Any message or teaching on the judgment seat of Christ should be delivered with the same amount of hope, promise, and joyous expectancy as God wants to be embedded in the heart of every believer, when they have the correct understanding of what truly transpires at this coming event.
The Judgment Seat of Christ is most often referred to by Evangelical Biblical scholars as “The Bema Seat”. The reason for this is that the phrase “judgment seat” is taken from one Greek word, “bema” which translated from the Greek means "judgment seat".
At the Bema Seat of Christ no judgment actually takes place. This is one of the reasons teachers and preachers should make it very clear that believers are to have no fearfulness, dread, or uneasiness in their hearts when considering this event. This is the occasion where Christ will reward every believer for their good deeds while here on earth.
However, in light of Paul’s many references to athletic competition in the New Testament, he was most likely using the term as it applied to the Greek field and track events. If the winner of a particular contest had followed the rules of competition and won, he was honored at a raised wooden platform called the bema. There the athlete would be crowned with some type of laurel wreath.
One of the questions to which many Christians want an answer in regards to the Bema Seat is: What exactly will be considered at the Bema seat worthy of rewards for Christians?
Dr. H.L. Wilmington, who is an author, educator, and Bible lecturer; who attended Dallas Theological Seminary and Texas and Ashland Theological Seminary; who is a graduate of Moody Bible Institute, Culver-Stockton College, and Trinity Evangelical Divinity School, currently serves as vice president and board member of Liberty University. Dr. Wilmington has done a good job of gleaning the truth about the things upon which Christians will be examined at the Judgment Seat of Christ. They are as follows:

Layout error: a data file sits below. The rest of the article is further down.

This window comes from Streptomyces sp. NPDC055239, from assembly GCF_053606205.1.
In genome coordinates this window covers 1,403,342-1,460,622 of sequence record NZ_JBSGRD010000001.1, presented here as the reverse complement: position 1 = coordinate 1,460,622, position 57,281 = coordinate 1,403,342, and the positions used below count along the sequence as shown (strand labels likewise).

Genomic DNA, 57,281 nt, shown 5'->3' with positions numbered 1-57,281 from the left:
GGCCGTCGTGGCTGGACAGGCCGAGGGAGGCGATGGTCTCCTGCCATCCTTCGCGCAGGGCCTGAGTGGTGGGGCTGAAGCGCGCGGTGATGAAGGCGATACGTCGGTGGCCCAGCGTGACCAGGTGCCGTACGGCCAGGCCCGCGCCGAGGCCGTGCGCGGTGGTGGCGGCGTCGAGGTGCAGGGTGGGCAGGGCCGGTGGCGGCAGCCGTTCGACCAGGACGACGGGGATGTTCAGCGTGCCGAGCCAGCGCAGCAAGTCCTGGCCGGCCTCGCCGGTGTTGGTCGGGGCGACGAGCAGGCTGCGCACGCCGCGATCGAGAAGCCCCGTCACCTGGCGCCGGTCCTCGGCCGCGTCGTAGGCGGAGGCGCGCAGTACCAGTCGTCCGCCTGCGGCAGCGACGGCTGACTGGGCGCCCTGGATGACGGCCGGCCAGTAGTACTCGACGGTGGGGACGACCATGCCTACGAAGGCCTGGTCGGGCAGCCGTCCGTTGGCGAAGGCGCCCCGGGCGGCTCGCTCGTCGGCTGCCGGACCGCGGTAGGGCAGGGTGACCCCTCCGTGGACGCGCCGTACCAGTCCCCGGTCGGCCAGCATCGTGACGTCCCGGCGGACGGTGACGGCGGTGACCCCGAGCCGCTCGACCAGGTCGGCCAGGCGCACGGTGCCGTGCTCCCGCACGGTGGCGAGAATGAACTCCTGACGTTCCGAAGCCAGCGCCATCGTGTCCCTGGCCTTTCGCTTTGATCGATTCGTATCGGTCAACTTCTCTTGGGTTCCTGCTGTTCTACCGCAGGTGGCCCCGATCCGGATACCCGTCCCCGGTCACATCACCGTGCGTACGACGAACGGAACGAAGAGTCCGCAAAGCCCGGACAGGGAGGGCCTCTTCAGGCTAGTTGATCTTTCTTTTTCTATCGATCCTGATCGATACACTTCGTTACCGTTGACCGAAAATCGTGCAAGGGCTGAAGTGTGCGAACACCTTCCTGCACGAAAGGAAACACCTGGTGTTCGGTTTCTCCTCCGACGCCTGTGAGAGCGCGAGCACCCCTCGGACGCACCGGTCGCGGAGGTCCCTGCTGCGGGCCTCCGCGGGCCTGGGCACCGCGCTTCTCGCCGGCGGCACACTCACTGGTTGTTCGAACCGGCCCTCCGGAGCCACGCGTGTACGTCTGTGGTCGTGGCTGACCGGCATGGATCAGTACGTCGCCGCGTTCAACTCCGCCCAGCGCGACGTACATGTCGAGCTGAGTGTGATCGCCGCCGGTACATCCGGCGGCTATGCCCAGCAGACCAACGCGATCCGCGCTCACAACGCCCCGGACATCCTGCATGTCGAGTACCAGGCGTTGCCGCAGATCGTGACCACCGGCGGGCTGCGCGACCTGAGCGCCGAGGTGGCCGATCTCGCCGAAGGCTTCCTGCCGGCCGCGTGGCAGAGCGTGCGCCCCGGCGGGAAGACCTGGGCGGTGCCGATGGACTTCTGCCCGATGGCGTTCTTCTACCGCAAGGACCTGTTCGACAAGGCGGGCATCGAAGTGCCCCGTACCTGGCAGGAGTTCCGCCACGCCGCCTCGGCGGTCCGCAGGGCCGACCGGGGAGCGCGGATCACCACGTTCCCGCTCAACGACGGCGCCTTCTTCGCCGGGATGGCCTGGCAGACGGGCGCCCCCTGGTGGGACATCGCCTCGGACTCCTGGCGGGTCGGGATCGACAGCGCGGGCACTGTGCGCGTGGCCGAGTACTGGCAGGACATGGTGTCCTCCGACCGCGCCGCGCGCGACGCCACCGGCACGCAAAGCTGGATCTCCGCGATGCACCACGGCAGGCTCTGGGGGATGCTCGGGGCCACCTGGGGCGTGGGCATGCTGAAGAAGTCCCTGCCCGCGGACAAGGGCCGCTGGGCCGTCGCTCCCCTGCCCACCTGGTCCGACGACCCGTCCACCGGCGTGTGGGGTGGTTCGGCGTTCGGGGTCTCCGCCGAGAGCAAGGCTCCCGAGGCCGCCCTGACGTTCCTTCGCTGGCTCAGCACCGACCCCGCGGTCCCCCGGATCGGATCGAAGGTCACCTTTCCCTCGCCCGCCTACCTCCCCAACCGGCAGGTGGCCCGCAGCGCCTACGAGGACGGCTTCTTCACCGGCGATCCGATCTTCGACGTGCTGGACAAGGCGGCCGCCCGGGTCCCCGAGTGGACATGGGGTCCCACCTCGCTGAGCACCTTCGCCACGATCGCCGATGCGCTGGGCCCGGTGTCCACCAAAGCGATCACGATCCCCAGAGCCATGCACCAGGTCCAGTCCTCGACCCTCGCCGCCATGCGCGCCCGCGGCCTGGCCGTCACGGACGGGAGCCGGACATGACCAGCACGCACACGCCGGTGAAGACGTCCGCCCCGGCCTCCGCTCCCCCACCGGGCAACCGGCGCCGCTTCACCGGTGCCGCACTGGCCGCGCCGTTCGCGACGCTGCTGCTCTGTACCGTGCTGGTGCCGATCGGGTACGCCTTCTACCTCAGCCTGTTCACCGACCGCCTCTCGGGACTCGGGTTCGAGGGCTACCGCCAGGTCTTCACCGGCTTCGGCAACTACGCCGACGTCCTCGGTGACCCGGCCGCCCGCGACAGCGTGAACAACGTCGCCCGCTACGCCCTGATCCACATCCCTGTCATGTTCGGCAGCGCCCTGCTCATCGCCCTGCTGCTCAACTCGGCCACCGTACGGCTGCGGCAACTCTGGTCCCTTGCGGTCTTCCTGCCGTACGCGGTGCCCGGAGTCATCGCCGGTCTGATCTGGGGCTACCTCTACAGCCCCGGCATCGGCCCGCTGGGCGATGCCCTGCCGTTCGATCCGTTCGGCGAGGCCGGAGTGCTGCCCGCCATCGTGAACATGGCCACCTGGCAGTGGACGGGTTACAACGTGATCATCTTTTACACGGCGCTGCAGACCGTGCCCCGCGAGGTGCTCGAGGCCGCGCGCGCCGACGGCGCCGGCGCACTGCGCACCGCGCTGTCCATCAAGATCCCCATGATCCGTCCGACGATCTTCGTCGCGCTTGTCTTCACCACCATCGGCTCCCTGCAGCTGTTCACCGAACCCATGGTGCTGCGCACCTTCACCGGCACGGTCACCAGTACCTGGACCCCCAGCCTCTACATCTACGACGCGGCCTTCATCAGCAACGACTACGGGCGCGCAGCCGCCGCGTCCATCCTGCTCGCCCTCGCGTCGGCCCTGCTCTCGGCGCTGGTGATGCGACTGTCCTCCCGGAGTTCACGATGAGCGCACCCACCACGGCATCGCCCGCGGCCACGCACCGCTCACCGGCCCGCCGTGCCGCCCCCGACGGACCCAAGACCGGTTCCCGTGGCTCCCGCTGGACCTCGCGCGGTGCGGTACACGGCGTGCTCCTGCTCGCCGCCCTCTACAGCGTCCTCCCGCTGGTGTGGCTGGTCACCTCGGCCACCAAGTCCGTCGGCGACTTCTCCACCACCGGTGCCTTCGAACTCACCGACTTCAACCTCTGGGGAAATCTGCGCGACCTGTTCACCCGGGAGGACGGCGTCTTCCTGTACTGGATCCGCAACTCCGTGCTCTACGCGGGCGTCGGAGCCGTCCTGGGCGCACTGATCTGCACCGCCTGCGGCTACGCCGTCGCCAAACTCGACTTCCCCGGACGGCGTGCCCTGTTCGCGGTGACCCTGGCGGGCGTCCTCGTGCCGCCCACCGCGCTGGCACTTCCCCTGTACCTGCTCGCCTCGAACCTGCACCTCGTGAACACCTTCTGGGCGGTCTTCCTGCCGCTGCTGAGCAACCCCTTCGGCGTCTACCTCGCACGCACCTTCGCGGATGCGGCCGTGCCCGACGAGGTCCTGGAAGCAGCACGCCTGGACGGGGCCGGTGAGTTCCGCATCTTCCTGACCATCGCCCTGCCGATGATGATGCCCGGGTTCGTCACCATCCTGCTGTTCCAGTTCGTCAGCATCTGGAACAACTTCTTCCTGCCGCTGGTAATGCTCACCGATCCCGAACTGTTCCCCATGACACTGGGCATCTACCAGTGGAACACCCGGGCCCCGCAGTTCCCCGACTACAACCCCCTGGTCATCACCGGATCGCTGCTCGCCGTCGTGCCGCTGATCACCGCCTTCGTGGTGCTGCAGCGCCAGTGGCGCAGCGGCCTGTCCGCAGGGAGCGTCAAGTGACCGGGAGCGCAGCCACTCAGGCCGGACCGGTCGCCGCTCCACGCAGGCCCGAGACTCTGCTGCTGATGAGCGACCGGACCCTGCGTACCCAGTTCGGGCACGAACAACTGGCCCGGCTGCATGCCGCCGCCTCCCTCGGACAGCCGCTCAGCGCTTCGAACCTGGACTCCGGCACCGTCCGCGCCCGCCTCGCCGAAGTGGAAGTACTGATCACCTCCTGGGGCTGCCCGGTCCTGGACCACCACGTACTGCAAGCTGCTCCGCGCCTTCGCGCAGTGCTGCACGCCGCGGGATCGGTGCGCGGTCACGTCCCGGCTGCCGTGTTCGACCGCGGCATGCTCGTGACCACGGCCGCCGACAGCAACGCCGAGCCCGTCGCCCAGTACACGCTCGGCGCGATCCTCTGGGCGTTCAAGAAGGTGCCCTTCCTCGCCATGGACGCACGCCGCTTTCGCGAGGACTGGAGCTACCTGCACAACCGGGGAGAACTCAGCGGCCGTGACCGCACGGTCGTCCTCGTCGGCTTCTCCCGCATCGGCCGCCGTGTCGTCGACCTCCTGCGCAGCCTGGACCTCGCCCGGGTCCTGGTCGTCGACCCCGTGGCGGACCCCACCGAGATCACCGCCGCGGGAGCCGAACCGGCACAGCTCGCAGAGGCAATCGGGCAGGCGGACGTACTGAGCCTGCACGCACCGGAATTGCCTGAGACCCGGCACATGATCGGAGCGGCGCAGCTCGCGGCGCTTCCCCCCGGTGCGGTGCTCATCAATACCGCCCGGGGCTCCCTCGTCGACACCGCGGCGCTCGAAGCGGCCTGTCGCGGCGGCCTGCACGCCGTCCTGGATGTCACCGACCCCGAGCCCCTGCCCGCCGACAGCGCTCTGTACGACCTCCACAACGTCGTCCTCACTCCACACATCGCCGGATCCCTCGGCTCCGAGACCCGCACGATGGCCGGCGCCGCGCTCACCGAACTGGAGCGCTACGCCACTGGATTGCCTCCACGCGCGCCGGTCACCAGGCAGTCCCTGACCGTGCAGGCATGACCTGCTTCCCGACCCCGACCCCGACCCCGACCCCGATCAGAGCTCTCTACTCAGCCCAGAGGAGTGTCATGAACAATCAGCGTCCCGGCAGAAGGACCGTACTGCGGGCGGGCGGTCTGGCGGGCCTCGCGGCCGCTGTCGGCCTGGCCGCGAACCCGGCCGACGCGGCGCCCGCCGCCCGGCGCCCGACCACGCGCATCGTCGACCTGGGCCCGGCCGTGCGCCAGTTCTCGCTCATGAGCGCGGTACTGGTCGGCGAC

Another question that many Christians have is: What will the awards given at the Bema Seat consist of? The short answer is crowns. The longer answer is found in the following list of those crowns found in the New Testament and the scripture references where they are found. This list also comes from the website: www. Raptureready.com
The Bible mentions at least five rewards:
Now, let’s look at the scriptural reference to each crown to see if we can get a better understanding of what is meant by the name attached to the crown.
The Incorruptible or Imperishable Crown – 1 Cor. 9:25:
“And everyone who competes for the prize is temperate in all things. Now they do it to obtain a perishable crown, but we for an imperishable crown.”
I believe Paul is comparing the first group of those who compete in this verse with unbelievers for he says, ‘they do it (compete) to obtain a perishable crown’. Then he says, ‘but we (compete) for an imperishable crown’. Here, the pronoun we is synonymous with believers.
The Crown of Rejoicing - 1Thess. 2:19:
“For what is our hope, or joy, or crown of rejoicing? Is it not even you in the presence of our Lord Jesus Christ at His coming?”
The Crown of Life – Rev. 2:10:
“Do not fear any of those things which you are about to suffer. Indeed, the devil is about to throw some of you into prison, that you may be tested, and you will have tribulation ten days. Be faithful until death, and I will give you the crown of life.”
The Crown of Righteousness – 2 Tim. 4:8:
“Finally, there is laid up for me the crown of righteousness, which the Lord, the righteous Judge, will give to me on that Day, and not to me only but also to all who have loved His appearing.”
I rejoice over what Merle F. Unger says about this crown: “Here faith becomes vocal in radiant hope. 'The crown of righteousness' is a reward for faithfulness and is reserved for those who particularly love Christ's appearing. The 'crown' is the stephanos or victor's crown, the garland of wild olive or pine, given to the winner in the Greek games.” The New Unger's Bible Handbook.
The Crown of Glory – 1 Pet. 5:2-4:
“Shepherd the flock of God which is among you, serving as overseers, not by compulsion but willingly, not for dishonest gain but eagerly; nor as being lords over those entrusted to you, but being examples to the flock; and when the Chief Shepherd appears, you will receive the crown of glory that does not fade away.”
When the Bema Seat takes place is a matter of some debate among bible scholars. However, because of what the apostle Paul reveals in 2 Tim. 4:8 I believe it will take place at the rapture as soon as believers gather around the throne of grace upon our arrival in heaven. Here is what Paul says:
“Finally, there is laid up for me the crown of righteousness, which the Lord, the righteous Judge, will give to me on that Day, and not to me only but also to all who have loved His appearing.”